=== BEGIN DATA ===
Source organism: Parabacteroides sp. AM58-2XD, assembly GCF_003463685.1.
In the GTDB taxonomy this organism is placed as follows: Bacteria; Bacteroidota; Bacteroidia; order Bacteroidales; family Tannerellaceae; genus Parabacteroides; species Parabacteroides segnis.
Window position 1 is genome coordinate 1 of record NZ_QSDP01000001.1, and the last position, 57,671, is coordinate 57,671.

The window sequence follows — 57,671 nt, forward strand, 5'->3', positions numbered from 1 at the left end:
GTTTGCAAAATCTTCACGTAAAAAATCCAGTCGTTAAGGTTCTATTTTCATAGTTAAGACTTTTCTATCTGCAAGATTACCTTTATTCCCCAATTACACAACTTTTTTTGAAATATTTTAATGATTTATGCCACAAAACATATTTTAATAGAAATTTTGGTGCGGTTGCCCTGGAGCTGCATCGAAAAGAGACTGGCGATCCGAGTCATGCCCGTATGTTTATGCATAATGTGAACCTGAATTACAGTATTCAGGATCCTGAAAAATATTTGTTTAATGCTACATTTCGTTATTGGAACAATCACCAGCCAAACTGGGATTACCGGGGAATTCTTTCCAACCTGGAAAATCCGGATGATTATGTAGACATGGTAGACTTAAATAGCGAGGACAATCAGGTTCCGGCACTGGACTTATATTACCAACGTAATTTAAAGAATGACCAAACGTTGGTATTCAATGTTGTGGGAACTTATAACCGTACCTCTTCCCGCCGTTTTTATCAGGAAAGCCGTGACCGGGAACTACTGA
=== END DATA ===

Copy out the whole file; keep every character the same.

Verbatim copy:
Source organism: Parabacteroides sp. AM58-2XD, assembly GCF_003463685.1.
In the GTDB taxonomy this organism is placed as follows: Bacteria; Bacteroidota; Bacteroidia; order Bacteroidales; family Tannerellaceae; genus Parabacteroides; species Parabacteroides segnis.
Window position 1 is genome coordinate 1 of record NZ_QSDP01000001.1, and the last position, 57,671, is coordinate 57,671.

The window sequence follows — 57,671 nt, forward strand, 5'->3', positions numbered from 1 at the left end:
GTTTGCAAAATCTTCACGTAAAAAATCCAGTCGTTAAGGTTCTATTTTCATAGTTAAGACTTTTCTATCTGCAAGATTACCTTTATTCCCCAATTACACAACTTTTTTTGAAATATTTTAATGATTTATGCCACAAAACATATTTTAATAGAAATTTTGGTGCGGTTGCCCTGGAGCTGCATCGAAAAGAGACTGGCGATCCGAGTCATGCCCGTATGTTTATGCATAATGTGAACCTGAATTACAGTATTCAGGATCCTGAAAAATATTTGTTTAATGCTACATTTCGTTATTGGAACAATCACCAGCCAAACTGGGATTACCGGGGAATTCTTTCCAACCTGGAAAATCCGGATGATTATGTAGACATGGTAGACTTAAATAGCGAGGACAATCAGGTTCCGGCACTGGACTTATATTACCAACGTAATTTAAAGAATGACCAAACGTTGGTATTCAATGTTGTGGGAACTTATAACCGTACCTCTTCCCGCCGTTTTTATCAGGAAAGCCGTGACCGGGAACTACTGA